Objectives: To assess the relationship between the CHS frailty criteria (Fried et al., 2001) and cognitive performance.
Design: Cross sectional and population-based.
Setting: Ermelino Matarazzo, a poor sub district of the city of São Paulo, Brazil.
Participants: 384 community dwelling older adults, 65 and older.
Measurements: Assessment of the CHS frailty criteria, the Brief Cognitive Screening Battery (memorization of 10 black and white pictures, verbal fluency animal category, and the Clock Drawing Test) and the Mini-Mental State Examination (MMSE).
Results: Frail older adults performed significantly lower than non-frail and pre frail elderly in most cognitive variables. Grip strength and age were associated to MMSE performance, age was associated to delayed memory recall, gait speed was associated to verbal fluency and CDT performance, and education was associated to CDT performance.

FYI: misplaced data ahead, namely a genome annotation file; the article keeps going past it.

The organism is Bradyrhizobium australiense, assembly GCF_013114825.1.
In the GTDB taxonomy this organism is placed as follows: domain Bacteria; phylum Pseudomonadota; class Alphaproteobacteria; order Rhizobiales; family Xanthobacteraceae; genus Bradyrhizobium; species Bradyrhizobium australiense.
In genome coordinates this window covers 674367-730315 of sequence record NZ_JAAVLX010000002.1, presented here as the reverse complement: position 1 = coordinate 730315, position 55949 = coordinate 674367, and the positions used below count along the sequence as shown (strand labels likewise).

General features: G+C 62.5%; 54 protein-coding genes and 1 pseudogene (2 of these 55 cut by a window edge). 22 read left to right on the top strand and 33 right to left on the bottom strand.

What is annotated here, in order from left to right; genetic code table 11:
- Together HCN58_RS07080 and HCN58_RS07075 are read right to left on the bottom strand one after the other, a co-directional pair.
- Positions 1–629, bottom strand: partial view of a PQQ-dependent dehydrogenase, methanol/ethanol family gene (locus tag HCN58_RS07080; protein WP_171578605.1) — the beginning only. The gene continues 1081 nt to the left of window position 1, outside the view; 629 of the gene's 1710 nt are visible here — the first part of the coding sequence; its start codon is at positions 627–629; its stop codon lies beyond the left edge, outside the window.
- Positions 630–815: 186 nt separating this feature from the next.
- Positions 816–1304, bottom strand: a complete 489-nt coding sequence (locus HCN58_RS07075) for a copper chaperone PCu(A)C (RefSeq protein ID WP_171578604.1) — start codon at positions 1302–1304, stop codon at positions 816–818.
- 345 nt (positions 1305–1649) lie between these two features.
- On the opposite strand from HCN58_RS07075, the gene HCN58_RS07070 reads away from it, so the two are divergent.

Conclusion: Being frail may be associated with cognitive decline, thus, gerontological assessments and interventions should consider that these forms of vulnerability may occur simultaneously.